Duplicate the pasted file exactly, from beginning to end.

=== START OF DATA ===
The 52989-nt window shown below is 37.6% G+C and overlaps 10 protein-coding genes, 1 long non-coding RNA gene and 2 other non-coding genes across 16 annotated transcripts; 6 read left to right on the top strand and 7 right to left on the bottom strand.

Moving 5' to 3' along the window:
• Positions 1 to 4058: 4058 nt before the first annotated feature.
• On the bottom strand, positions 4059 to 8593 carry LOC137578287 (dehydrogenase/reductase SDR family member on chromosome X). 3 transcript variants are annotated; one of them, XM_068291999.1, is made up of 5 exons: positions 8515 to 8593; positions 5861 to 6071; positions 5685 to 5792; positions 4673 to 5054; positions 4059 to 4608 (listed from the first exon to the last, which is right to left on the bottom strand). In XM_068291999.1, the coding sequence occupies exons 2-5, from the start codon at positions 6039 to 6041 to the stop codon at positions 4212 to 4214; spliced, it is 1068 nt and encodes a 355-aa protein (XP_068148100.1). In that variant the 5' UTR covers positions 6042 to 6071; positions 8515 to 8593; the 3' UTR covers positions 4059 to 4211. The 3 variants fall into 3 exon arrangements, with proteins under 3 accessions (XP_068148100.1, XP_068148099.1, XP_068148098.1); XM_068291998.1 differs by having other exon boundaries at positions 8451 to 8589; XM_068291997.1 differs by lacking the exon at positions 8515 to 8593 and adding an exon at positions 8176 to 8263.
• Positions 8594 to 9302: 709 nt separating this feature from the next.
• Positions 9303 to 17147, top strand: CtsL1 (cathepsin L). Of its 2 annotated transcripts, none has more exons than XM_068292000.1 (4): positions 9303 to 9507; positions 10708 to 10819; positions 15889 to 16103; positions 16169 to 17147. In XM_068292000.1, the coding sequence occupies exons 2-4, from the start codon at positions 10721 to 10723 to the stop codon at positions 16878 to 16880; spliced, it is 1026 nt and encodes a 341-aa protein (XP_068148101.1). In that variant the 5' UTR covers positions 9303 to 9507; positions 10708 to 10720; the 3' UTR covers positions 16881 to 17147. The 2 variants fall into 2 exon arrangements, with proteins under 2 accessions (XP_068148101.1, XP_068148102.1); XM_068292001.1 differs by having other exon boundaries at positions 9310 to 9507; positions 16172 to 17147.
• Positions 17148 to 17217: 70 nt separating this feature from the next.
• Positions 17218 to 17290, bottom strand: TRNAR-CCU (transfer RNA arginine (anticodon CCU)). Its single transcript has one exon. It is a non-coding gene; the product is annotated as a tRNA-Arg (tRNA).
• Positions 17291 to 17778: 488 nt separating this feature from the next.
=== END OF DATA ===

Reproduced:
The 52989-nt window shown below is 37.6% G+C and overlaps 10 protein-coding genes, 1 long non-coding RNA gene and 2 other non-coding genes across 16 annotated transcripts; 6 read left to right on the top strand and 7 right to left on the bottom strand.

Moving 5' to 3' along the window:
• Positions 1 to 4058: 4058 nt before the first annotated feature.
• On the bottom strand, positions 4059 to 8593 carry LOC137578287 (dehydrogenase/reductase SDR family member on chromosome X). 3 transcript variants are annotated; one of them, XM_068291999.1, is made up of 5 exons: positions 8515 to 8593; positions 5861 to 6071; positions 5685 to 5792; positions 4673 to 5054; positions 4059 to 4608 (listed from the first exon to the last, which is right to left on the bottom strand). In XM_068291999.1, the coding sequence occupies exons 2-5, from the start codon at positions 6039 to 6041 to the stop codon at positions 4212 to 4214; spliced, it is 1068 nt and encodes a 355-aa protein (XP_068148100.1). In that variant the 5' UTR covers positions 6042 to 6071; positions 8515 to 8593; the 3' UTR covers positions 4059 to 4211. The 3 variants fall into 3 exon arrangements, with proteins under 3 accessions (XP_068148100.1, XP_068148099.1, XP_068148098.1); XM_068291998.1 differs by having other exon boundaries at positions 8451 to 8589; XM_068291997.1 differs by lacking the exon at positions 8515 to 8593 and adding an exon at positions 8176 to 8263.
• Positions 8594 to 9302: 709 nt separating this feature from the next.
• Positions 9303 to 17147, top strand: CtsL1 (cathepsin L). Of its 2 annotated transcripts, none has more exons than XM_068292000.1 (4): positions 9303 to 9507; positions 10708 to 10819; positions 15889 to 16103; positions 16169 to 17147. In XM_068292000.1, the coding sequence occupies exons 2-4, from the start codon at positions 10721 to 10723 to the stop codon at positions 16878 to 16880; spliced, it is 1026 nt and encodes a 341-aa protein (XP_068148101.1). In that variant the 5' UTR covers positions 9303 to 9507; positions 10708 to 10720; the 3' UTR covers positions 16881 to 17147. The 2 variants fall into 2 exon arrangements, with proteins under 2 accessions (XP_068148101.1, XP_068148102.1); XM_068292001.1 differs by having other exon boundaries at positions 9310 to 9507; positions 16172 to 17147.
• Positions 17148 to 17217: 70 nt separating this feature from the next.
• Positions 17218 to 17290, bottom strand: TRNAR-CCU (transfer RNA arginine (anticodon CCU)). Its single transcript has one exon. It is a non-coding gene; the product is annotated as a tRNA-Arg (tRNA).
• Positions 17291 to 17778: 488 nt separating this feature from the next.